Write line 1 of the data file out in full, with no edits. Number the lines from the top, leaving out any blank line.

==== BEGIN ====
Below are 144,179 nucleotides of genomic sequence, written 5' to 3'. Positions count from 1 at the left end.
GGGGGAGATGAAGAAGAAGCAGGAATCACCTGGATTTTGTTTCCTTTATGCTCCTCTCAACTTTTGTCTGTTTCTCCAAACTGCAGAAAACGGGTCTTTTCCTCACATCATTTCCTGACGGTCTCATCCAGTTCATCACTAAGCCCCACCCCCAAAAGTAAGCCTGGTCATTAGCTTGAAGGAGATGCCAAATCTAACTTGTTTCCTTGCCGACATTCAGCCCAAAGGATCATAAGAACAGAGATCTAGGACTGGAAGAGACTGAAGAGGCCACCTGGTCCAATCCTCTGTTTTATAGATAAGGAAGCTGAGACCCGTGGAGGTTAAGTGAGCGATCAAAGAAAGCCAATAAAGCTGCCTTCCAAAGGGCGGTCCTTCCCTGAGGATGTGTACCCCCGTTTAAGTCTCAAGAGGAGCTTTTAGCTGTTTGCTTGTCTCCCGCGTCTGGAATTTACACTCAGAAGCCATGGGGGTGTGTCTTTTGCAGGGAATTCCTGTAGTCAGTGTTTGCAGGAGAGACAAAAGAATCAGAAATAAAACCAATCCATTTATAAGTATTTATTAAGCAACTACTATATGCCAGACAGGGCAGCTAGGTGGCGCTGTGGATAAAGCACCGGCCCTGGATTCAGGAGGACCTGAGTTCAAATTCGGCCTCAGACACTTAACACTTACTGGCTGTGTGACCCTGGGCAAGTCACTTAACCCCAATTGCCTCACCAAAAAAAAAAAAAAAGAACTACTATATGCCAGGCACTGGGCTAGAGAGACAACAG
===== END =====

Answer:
Below are 144,179 nucleotides of genomic sequence, written 5' to 3'. Positions count from 1 at the left end.